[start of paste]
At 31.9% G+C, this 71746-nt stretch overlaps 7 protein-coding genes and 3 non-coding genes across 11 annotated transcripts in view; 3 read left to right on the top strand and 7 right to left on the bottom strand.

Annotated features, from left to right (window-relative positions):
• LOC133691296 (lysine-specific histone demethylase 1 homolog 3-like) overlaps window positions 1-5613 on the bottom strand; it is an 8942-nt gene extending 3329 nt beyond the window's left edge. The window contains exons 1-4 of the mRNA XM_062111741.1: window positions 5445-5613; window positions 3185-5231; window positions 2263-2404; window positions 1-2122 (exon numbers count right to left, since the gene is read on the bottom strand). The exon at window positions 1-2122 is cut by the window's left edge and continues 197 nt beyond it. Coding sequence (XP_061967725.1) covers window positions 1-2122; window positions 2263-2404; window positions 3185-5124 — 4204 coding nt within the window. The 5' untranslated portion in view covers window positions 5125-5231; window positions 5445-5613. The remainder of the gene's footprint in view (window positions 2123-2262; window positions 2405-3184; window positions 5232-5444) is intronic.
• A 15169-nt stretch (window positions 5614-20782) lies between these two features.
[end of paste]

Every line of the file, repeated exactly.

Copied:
At 31.9% G+C, this 71746-nt stretch overlaps 7 protein-coding genes and 3 non-coding genes across 11 annotated transcripts in view; 3 read left to right on the top strand and 7 right to left on the bottom strand.

Annotated features, from left to right (window-relative positions):
• LOC133691296 (lysine-specific histone demethylase 1 homolog 3-like) overlaps window positions 1-5613 on the bottom strand; it is an 8942-nt gene extending 3329 nt beyond the window's left edge. The window contains exons 1-4 of the mRNA XM_062111741.1: window positions 5445-5613; window positions 3185-5231; window positions 2263-2404; window positions 1-2122 (exon numbers count right to left, since the gene is read on the bottom strand). The exon at window positions 1-2122 is cut by the window's left edge and continues 197 nt beyond it. Coding sequence (XP_061967725.1) covers window positions 1-2122; window positions 2263-2404; window positions 3185-5124 — 4204 coding nt within the window. The 5' untranslated portion in view covers window positions 5125-5231; window positions 5445-5613. The remainder of the gene's footprint in view (window positions 2123-2262; window positions 2405-3184; window positions 5232-5444) is intronic.
• A 15169-nt stretch (window positions 5614-20782) lies between these two features.